From Paddy Free’s famously orange hair to Sachi’s white on pink presentation, Kiwi electronica artists are not without a flair for colour. Surely none though are a match for Estère Dalton, who seems to exude colour and personality in every vibrant aspect of her being, as well as her on-stage performance. With Estère shortly to release the back half of a double EP/album project Aabir Mazumdar caught up with her to talk over her design on others’ lives’.
She is a composer/producer, beat maker and singer from Wellington who has performed at festivals all around the world – including Ulsan World Music Festival (South Korea), Aarhus International Music Festival (Denmark), Glastonbury (UK), Melbourne’s Let Them Eat Cake and a series of festivals across Africa, to name just some.
Despite the likely over-exposure to questioning that comes with that variety of experience Estère is happy to look back to the start of her musical journey.
“I got into music quite young, I always had an affinity with it, I always liked to sing. At around the age of 11 I started drumming. That was the first instrument that I started to learn and gain quite a lot of confidence in. That steered me down a path of drumming for a couple of years.”
It was during a high school exchange in Germany that Estère was first introduced to her instrument of choice.
“My friend had bought an MPC and I was really interested in what he was doing with it. I started performing with him as the MPC programmer.
”Eventually Estère bought her own when she felt she could do the programming herself. She talked with NZM about the closeness of the relationship with her MPC 1000 (and best friend) Lola, back in 2013.
Transitioning from playing the drums to producing beats and performing on the MPC wasn’t without challenges.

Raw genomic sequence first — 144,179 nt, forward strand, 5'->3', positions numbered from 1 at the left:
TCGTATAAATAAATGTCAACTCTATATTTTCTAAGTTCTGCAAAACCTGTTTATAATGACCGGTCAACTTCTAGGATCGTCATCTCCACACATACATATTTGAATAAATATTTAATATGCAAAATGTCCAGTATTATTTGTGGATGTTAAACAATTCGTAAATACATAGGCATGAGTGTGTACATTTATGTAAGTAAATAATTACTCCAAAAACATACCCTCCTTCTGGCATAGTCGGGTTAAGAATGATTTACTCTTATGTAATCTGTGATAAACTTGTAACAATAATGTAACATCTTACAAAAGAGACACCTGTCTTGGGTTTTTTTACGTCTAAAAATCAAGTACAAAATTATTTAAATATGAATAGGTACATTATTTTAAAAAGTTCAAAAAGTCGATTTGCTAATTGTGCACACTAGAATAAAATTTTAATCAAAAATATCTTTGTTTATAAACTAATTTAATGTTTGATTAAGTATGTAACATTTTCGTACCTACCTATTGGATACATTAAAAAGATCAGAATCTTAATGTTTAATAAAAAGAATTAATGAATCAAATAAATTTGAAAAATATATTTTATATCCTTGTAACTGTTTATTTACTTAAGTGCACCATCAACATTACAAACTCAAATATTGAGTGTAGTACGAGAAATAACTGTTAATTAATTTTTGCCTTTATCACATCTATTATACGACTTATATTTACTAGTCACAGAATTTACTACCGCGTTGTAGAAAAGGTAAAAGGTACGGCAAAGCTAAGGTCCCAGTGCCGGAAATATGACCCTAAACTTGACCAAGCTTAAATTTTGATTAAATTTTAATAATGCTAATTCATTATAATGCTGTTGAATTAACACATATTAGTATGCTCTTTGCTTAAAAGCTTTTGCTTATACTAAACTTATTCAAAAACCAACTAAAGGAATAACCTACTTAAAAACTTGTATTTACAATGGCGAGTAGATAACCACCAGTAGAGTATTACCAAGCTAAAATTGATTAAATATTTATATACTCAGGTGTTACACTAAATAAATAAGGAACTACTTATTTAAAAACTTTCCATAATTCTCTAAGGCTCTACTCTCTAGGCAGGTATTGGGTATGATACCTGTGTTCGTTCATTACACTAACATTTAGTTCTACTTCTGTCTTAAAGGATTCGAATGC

“I had to spend a lot of time on it. Even the operating system on it and how to navigate it, it was all just really new. Most of the beats I make on the MPC are near impossible to play with just one [drum] kit.”
A more formal introduction to music production came while she was a student at Victoria University.
“I studied anthropology and philosophy at university and I took two music papers all up. One of them was sonic arts.”
Surprisingly she admits to not achieving exceptional grades in sonic arts but discovered an inclination towards beat production.
“We learnt about DAWs [Digital Audio Workstations] and we learnt about recording, and one of our briefs was to make a beat or composition that we would then show the class. That was the first time I made a track and it felt really natural. It was just about piecing something together that I could understand.”
While music making has since taken over her life, the anthropology studies were far from wasted and contribute to her musical perspective.
“For me, my ethos around songwriting is that I can write a song about anything. It doesn’t just have to be about my love life or whatever. Anthropology can focus on seemingly trivial elements of a person’s life but then goes broader and there’s suddenly so much depth and meaning behind that seemingly trivial element, and I think that’s the beauty of songwriting. You can pick anything and write a song about it. Studying anthropology and philosophy helped me come to that perspective.”
‘Electric blue witch hop’ is a term Estère herself coined to describe the music she produces.
“I think a lot of artists find it difficult and limiting when their music is categorised. So I wanted to create my own categorisation that I thought adequately described what I do. There’s a real mix of influences in my work and ‘electric blue witch hop’ combined all those components in a way that I thought made sense!”
Her latest recording output is essentially an album, but released in two parts as a double EP, with the first appearing late in 2017.